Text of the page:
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Pitching Large Retailers – Is It Worth It?

Pitching any retailer, large or small, takes time, energy, strategy, preparation and, as you all know, money. So when it comes to larger retailers versus brick and mortar, independent retailers, would it be fair to say that there is more of each of these things involved? In a word – yes.

Many wholesalers dream of the day Target or Bloomingdale’s will want to carry their line. In fact, many only pitch and sell to the smaller retailers to use as a stepping ladder to get to the big dogs. Unfortunately, this strategy isn’t always effective. It takes more than a handful of independent retail stores carrying your product to get a meeting with a large retailer. Here’s the catch – you may have no retailers under your belt and they might see you OR you might have a hundred on your account list and they still won’t see you. Each product and each retailer need to  align themselves up right on track to make a good match, and often this takes years of effort with no full proof strategy as to how to get there.

Are you tired yet? If you are in it for the long haul, stay awake and keeping trying. But be ready for a lot of obstacles that most small retailers don’t throw your way. This includes:

[tweetmeme]1. Vendor agreements. Forget about the contract you give to your indie stores… Large retailers have their own rules, terms, deadlines and more that often exceed twenty pages in detail. If you can’t meet each of their outlined demands, the deal is usually off before it even gets started.

2. Extended payment terms. COD? No way. Payment when the order is made? Forget about it. Most large retailers will pay their vendors anywhere from 30 to 90 days out, on average. If you need this money to get your production started, that’s your problem – not theirs. So be prepared to front some money if that huge order you have dreamed of is finally place.

3. Charge backs. So your dream came true and a large retailer bought your product. Yeah! But what happens if your product doesn’t sell? Be prepared  for a request of money to “charge back” what isn’t selling. Retailers have different terms to identify this, but essentially they are asking for money to make up for what didn’t sell.

4. Advertising dollars. Want to make the cover of a Nordstrom catalog? Definitely! Then again… you might have to pay for that. Not all advertising in a retailer’s promotional ads, catalogs and TV spots come for free. They may even write it into your vendor contract that you have to pay them a certain amount for advertising with no guarantee of how your product will be featured.

5. Warehouse and shipping details. A whole new understanding of deadlines will open up to you here. Retailers will want very specific dates on shipping as well as very specific details on how things will be packaged and shipped. This may mean a whole new way of doing things for you.

6. People, people and more people.Do you love the relationships you have with your small retailers? That small town, friendly “hi, how are you” type relationship? Forget about it. While buyers of large retailers are certainly nice people, they are also very busy and have numbers to crunch all day long. After all, they work for corporate America. Be prepared for buyers to call you once or twice, then get prepared for associates, anaylsts, marketing execs and more to be hounding you.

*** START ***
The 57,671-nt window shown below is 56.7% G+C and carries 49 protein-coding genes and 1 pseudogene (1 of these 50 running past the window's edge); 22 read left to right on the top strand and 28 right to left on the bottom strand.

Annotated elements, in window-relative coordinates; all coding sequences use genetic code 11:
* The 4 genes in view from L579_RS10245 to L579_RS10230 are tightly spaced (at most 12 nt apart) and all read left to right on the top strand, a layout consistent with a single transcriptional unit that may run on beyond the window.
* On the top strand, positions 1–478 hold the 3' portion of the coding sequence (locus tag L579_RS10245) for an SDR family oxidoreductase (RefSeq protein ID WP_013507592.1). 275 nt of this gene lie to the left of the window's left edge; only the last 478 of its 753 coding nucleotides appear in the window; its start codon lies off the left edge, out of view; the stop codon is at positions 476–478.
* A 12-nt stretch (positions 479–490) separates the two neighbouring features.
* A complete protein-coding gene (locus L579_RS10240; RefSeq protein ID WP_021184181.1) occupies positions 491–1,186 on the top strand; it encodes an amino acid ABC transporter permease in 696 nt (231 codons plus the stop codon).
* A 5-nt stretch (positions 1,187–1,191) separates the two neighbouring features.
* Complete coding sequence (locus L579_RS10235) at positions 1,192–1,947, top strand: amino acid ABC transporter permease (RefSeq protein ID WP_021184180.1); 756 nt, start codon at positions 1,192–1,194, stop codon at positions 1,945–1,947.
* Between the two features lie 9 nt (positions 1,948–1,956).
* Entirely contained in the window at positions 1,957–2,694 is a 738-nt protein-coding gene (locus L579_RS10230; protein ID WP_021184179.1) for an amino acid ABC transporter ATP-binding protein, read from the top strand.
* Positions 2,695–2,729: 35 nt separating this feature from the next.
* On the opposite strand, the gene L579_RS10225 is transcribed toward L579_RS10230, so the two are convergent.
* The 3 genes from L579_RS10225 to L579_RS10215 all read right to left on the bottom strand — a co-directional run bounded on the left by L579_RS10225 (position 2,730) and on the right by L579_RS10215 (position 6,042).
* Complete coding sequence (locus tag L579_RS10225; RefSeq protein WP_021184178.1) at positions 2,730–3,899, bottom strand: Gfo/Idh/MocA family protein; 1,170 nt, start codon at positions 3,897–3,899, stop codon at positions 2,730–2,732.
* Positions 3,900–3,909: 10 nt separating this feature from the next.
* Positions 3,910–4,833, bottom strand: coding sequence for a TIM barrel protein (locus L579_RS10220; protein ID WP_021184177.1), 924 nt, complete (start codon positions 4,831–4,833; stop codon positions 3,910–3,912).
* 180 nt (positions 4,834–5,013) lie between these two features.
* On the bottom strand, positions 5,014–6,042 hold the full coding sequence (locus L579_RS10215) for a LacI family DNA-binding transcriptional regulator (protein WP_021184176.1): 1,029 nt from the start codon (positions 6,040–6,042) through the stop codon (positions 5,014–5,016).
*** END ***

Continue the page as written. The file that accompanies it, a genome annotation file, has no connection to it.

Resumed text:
7. Insurance. Have it? For most retailers, you’ll need to if you don’t. It’s all part of their vendor contract.

8. Travel. Unless you are lucky enough to live close to the large retailer you are trying to pitch, it’s possible you may have to travel to see them. A face to face meeting is exciting and essential to build a partnership, but it costs a lot of money. Are you prepared for this overhead? Make sure you plan for future travel to visit your key retailers, as well. This all adds up!

9. In store marketing. Have you thought about this at all? Hope so – because your retailers may ask you. Do you have point of purchase displays (POP)? Do you need them? How about hang tags? Depending on your product, your target retailer may have specific requests as to what you need for them to help market your product in the store.

10. Passion. Unless you are truly dedicated to your product, your dream and often working twenty hour days, then large retailers may not be for you. But once you get there and stay there, it can be a dream come true! Just know that not everyone gets there and survives. It can crush your business financially if you have only dedicated your time towards large retailers and then realized the small guys are valuable, too. Stay strong, stay dedicated and stay passionate to succeed.

Finally, be realistic with yourself and your pitch. Are you truly prepared? There is nothing worse than landing a phone call or meeting and then realizing you weren’t ready. Make sure you are comfortabe with the hurdles  they will give you before you dive in. But if you are ready for that swim, swim hard and swim long. The end result can be amazing – just don’t forget the indenpendent retailers along the way!


Comments

  • lara
    May 10, 2010

    Great article! I was so excited when QVC decided they wanted to sell my product, and they operate much like a large retail store. One of the other things I was not prepared for was how many of my small retailers would leave when they heard QVC was now selling the product. I discovered quickly the small retailers don’t like it when you take your product to big retailers!

  • Anna
    May 11, 2010

    I had my jewelry line in a catalog and I was constantly asked for large discounts. Overall the experience was great for branding.

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